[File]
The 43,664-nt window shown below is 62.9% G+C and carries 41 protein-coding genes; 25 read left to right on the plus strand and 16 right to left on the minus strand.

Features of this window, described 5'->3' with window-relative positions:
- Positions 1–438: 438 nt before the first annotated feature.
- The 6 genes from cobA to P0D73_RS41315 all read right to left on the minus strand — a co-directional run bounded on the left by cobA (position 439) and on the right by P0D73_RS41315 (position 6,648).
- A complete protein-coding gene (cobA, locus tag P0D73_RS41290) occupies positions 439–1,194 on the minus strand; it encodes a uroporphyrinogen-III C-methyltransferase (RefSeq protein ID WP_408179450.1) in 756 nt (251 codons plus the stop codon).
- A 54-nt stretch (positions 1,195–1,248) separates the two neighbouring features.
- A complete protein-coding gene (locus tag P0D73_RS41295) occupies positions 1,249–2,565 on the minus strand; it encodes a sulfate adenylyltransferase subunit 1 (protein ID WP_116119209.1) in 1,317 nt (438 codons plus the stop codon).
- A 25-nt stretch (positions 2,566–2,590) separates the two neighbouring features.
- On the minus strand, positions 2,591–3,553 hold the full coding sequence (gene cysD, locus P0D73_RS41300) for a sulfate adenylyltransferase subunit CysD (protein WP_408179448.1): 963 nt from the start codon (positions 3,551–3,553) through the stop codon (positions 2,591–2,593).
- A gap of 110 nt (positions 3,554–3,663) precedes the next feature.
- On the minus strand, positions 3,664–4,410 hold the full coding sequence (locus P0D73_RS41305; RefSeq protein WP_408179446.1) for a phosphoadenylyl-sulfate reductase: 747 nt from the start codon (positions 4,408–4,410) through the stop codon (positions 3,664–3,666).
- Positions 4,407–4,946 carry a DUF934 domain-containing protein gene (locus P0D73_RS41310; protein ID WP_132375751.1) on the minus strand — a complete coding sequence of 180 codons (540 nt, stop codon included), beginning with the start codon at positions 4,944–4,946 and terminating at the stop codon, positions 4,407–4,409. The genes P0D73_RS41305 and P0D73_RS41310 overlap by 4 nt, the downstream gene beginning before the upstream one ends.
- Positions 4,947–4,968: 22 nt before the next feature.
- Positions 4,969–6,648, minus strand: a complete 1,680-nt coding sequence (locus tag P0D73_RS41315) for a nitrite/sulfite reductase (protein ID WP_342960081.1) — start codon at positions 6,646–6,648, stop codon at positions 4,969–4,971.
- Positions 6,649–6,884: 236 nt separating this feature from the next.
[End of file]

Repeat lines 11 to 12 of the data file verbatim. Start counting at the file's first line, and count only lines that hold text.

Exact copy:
- On the minus strand, positions 3,664–4,410 hold the full coding sequence (locus P0D73_RS41305; RefSeq protein WP_408179446.1) for a phosphoadenylyl-sulfate reductase: 747 nt from the start codon (positions 4,408–4,410) through the stop codon (positions 3,664–3,666).
- Positions 4,407–4,946 carry a DUF934 domain-containing protein gene (locus P0D73_RS41310; protein ID WP_132375751.1) on the minus strand — a complete coding sequence of 180 codons (540 nt, stop codon included), beginning with the start codon at positions 4,944–4,946 and terminating at the stop codon, positions 4,407–4,409. The genes P0D73_RS41305 and P0D73_RS41310 overlap by 4 nt, the downstream gene beginning before the upstream one ends.